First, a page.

"Michael Jordan is definitely my favorite athlete of all time when it comes to the greats, just for what he stood for and what he represented. But my personal favorite was Penny Hardaway. I was such a huge fan of his game, to the point where I followed his whole career, at every stage."
What happened with your basketball career at St. John's?
"I played my best basketball, period, my freshman and sophomore year of college. My freshman year, I was brand-new to New York, didn't have any family there. I didn't take the necessary steps to figure out what I had to do to try out for the team. So I missed the tryout freshman year. Come to find out these dudes made the team -- and no disrespect to them -- I'm like, what? Y'all made the team? I felt terrible because if I would have went out, I would have definitely made the team. The next year I go out with maybe 70 kids trying out. I had a great day of tryouts and they called back 10 of us out of the 70 to come back the next day at 6 a.m. But I had seen from the previous year the kids that did make that team, I saw how their life totally flipped. Once you made that team, they went from hanging out with us every day to waking up at 6 a.m., walking back around like [midnight], tired as hell, three practices a day. Your whole life is devoted to that and you're not even getting into the game. To go from a walk-on to actually getting some time, is a fight. I believed I could do it, but it was a problem because I knew it wasn't my real calling at the time."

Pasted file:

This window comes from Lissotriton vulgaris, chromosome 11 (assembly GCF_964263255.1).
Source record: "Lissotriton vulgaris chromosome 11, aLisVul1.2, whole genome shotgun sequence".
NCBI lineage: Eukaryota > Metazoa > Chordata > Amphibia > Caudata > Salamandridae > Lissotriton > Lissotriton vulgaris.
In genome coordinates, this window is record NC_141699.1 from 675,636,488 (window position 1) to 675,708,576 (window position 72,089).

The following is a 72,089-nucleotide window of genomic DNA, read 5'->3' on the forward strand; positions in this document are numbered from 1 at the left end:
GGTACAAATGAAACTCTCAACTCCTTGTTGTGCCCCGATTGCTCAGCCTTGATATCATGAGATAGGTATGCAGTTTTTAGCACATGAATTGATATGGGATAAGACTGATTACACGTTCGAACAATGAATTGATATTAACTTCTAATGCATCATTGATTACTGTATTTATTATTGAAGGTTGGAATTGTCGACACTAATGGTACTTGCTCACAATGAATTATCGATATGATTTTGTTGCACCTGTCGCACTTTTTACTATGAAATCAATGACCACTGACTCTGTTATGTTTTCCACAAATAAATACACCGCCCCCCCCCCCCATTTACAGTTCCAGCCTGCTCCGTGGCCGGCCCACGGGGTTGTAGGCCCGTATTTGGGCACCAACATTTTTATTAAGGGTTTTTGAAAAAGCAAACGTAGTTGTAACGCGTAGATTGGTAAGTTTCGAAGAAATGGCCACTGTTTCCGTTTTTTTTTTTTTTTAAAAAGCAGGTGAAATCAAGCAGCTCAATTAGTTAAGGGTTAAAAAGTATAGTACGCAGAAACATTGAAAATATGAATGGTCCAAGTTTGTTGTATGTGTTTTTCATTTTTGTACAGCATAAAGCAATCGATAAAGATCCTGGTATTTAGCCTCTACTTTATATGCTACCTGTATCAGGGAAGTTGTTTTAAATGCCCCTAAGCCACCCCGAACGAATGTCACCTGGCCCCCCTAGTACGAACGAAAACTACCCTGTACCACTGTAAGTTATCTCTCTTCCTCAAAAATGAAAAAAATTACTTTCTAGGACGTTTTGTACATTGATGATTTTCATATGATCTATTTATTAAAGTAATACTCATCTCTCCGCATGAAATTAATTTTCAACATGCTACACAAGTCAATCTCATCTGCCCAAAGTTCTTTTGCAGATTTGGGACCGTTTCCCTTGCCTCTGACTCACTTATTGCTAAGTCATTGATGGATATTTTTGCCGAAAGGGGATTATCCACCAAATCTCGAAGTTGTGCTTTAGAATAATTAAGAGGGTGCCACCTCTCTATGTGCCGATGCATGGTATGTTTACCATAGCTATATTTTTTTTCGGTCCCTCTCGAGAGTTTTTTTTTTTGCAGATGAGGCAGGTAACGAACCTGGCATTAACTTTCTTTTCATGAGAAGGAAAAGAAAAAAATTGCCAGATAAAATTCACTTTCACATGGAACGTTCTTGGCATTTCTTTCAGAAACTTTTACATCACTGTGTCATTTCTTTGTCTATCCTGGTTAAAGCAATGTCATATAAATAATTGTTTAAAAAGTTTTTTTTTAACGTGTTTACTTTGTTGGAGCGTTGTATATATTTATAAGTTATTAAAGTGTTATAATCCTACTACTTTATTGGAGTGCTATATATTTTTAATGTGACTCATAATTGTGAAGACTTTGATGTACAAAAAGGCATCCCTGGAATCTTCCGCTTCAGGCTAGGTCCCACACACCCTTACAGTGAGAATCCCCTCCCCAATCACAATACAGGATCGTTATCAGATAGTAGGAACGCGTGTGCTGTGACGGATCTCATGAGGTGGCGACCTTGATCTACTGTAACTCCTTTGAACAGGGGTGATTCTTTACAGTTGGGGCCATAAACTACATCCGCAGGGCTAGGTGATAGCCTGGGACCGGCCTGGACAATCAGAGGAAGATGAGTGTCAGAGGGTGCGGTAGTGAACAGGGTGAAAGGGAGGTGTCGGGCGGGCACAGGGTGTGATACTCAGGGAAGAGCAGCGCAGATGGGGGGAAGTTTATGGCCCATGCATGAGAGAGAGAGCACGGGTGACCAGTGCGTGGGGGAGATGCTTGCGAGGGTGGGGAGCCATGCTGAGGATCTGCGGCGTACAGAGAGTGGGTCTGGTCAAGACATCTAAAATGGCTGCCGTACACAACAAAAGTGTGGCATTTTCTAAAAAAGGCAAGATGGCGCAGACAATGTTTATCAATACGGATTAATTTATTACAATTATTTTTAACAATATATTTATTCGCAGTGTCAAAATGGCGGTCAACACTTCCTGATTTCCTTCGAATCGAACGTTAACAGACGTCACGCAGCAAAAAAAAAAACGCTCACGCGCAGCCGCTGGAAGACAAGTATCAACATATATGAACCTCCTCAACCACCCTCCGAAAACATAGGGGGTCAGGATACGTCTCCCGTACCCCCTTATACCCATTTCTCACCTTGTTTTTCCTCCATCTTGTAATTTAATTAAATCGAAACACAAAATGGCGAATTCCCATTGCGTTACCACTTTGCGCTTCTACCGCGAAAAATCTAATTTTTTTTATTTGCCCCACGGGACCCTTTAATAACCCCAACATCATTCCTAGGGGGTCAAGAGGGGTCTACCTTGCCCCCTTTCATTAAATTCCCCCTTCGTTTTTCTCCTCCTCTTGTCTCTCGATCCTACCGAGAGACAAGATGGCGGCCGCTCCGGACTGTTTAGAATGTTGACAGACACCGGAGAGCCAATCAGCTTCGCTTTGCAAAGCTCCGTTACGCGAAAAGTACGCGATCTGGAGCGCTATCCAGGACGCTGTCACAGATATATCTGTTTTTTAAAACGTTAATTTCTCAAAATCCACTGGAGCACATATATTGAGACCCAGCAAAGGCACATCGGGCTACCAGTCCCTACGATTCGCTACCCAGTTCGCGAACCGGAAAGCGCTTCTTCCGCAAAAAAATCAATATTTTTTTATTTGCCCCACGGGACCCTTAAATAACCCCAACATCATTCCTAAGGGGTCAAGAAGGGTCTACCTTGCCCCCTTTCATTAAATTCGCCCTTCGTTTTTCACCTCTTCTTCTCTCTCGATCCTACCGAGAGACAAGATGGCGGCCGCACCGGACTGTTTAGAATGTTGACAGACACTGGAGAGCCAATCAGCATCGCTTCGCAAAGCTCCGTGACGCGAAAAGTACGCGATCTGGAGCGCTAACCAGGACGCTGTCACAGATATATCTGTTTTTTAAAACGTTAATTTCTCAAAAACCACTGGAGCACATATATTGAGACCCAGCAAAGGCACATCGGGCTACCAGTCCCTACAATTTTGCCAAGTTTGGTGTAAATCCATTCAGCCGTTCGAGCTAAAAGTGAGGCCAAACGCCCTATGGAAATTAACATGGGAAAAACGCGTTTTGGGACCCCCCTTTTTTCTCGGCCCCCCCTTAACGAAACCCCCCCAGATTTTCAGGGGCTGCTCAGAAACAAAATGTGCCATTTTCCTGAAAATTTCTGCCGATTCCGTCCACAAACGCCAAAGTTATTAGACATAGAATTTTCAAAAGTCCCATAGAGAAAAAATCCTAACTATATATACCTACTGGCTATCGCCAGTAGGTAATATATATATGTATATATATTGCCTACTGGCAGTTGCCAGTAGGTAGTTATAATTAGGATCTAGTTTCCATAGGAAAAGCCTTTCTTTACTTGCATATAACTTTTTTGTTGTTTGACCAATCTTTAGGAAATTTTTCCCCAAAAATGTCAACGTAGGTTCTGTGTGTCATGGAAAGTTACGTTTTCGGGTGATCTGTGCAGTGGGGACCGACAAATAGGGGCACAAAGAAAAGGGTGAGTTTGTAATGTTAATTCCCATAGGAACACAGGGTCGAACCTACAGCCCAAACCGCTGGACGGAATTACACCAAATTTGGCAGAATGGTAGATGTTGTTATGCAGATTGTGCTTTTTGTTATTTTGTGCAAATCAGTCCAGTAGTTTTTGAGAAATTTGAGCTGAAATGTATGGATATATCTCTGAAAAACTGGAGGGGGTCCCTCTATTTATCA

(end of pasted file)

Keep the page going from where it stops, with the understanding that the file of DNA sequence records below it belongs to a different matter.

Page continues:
How did you get cut twice from your high school basketball team?
"I had to go to a different middle school because my mom wouldn't allow me to go to the school I was supposed to go to because she didn't think it was the best school for me. I went to a middle school that was a public school but you had to wear uniforms, it was more focused on academics and they didn't have a basketball team. I was still playing rec ball and all the people I grew up playing basketball with were playing middle school ball. So when I got to ninth grade, I was good, but I was still at that level of when we were all playing rec ball together. I had talent, but I didn't have the organizational skills. Instead, I became the manager of the team. Now, you would think that next year I'd just make the team off of GP [general principle]. Don't you know my name was on the cut list? I was heartbroken. You talk about disbelief. I realized I had to kick it into the next year."
When did you realize your future was in music?
"I could tell you that I always believed it, from the time I started rapping at 13 or 14. I really did, but I still had the basketball dreams, too. But I knew I was better than a lot of people. I wouldn't broadcast it, but in my mind, I knew that I had something special and I believed I could do it."
Jemele Hill can be reached at email@example.com